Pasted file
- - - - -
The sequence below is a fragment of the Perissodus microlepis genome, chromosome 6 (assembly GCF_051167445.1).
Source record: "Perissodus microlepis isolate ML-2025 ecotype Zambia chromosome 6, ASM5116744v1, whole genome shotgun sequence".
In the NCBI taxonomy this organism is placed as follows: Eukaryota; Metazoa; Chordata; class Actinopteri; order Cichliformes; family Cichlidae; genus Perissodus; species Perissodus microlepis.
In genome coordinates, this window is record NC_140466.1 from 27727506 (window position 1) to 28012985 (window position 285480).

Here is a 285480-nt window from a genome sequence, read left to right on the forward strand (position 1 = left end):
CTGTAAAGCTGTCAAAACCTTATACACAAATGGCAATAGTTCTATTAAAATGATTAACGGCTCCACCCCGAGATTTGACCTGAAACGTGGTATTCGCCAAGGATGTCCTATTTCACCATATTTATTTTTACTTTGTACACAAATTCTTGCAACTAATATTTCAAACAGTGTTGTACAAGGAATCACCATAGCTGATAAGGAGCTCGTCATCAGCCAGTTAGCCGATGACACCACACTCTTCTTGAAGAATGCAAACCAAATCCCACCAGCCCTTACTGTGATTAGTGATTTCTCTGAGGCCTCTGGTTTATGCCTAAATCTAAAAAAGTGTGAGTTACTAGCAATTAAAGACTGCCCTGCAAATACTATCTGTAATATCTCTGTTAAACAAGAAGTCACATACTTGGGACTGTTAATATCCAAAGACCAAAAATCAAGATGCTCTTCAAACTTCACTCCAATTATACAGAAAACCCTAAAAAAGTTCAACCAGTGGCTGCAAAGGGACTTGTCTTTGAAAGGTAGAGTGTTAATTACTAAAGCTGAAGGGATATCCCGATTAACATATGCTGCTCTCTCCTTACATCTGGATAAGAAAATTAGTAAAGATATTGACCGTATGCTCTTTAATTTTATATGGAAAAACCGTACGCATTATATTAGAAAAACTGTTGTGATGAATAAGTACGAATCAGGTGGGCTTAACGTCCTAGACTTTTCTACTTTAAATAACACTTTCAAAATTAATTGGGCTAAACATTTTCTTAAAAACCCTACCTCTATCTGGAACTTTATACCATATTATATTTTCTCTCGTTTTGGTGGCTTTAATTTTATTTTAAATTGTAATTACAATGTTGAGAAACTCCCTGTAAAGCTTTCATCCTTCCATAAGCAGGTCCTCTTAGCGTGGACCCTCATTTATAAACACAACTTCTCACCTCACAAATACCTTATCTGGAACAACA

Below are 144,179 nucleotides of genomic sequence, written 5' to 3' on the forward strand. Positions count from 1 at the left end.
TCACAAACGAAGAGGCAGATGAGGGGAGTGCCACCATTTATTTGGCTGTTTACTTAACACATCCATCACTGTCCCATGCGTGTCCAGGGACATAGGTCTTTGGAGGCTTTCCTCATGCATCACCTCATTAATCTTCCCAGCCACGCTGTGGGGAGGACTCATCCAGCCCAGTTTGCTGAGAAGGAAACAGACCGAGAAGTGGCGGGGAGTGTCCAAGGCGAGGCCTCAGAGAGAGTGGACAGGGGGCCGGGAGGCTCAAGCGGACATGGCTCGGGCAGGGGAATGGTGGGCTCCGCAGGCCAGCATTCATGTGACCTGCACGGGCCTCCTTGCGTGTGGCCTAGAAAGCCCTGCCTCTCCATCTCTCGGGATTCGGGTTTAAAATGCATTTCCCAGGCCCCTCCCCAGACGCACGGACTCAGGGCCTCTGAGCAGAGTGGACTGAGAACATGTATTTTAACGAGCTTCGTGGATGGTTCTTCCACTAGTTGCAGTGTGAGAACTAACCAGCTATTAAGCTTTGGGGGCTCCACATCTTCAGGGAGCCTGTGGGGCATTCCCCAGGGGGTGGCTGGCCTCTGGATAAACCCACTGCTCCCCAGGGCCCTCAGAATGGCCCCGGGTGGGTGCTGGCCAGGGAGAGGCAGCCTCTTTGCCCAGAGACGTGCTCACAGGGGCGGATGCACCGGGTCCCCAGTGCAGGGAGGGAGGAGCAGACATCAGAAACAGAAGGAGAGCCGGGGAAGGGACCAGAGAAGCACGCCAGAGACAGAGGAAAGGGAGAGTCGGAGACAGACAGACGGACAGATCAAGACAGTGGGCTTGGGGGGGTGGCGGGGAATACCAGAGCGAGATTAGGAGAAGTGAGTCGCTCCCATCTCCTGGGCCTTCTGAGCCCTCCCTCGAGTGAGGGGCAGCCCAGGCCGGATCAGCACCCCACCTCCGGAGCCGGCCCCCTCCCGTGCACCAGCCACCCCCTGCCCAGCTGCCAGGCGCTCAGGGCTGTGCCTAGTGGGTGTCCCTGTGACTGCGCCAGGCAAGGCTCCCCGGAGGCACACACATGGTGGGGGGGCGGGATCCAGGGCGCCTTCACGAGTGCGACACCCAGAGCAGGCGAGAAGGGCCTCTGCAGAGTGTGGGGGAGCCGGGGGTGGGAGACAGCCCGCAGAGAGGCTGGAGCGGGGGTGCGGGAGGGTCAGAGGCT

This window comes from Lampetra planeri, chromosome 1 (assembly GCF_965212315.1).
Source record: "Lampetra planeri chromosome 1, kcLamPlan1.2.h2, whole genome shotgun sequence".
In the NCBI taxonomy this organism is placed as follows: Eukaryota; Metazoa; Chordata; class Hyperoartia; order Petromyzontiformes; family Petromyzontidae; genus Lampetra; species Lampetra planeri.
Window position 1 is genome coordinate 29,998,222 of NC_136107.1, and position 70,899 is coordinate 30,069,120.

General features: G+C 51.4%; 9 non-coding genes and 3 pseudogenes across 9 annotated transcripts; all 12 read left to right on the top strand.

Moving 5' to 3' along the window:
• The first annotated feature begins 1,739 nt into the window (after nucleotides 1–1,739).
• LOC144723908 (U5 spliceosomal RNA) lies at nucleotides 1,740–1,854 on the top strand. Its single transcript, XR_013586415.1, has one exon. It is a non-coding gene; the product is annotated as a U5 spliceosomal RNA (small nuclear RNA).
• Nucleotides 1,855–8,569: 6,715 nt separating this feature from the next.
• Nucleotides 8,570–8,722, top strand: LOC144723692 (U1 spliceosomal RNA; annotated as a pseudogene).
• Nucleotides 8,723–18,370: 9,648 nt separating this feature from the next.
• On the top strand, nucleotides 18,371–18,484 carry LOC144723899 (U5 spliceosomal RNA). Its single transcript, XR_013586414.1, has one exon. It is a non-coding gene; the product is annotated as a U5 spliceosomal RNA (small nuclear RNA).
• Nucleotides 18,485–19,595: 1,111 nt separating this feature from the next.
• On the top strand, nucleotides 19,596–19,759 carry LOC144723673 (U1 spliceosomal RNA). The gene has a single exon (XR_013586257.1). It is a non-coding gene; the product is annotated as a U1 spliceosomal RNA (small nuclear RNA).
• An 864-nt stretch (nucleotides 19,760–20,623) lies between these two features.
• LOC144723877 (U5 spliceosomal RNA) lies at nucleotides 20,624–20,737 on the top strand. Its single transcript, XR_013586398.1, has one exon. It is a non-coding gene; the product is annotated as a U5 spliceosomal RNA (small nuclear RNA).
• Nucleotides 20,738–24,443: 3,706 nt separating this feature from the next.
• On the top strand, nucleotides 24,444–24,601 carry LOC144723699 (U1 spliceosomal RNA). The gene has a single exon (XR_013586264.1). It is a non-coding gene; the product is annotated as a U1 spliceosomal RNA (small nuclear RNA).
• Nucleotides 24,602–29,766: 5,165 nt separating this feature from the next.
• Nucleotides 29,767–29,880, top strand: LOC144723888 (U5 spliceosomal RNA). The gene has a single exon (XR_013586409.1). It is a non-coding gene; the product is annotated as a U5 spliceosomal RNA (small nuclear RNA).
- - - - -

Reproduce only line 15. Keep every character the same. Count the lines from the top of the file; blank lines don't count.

• The first annotated feature begins 1,739 nt into the window (after nucleotides 1–1,739).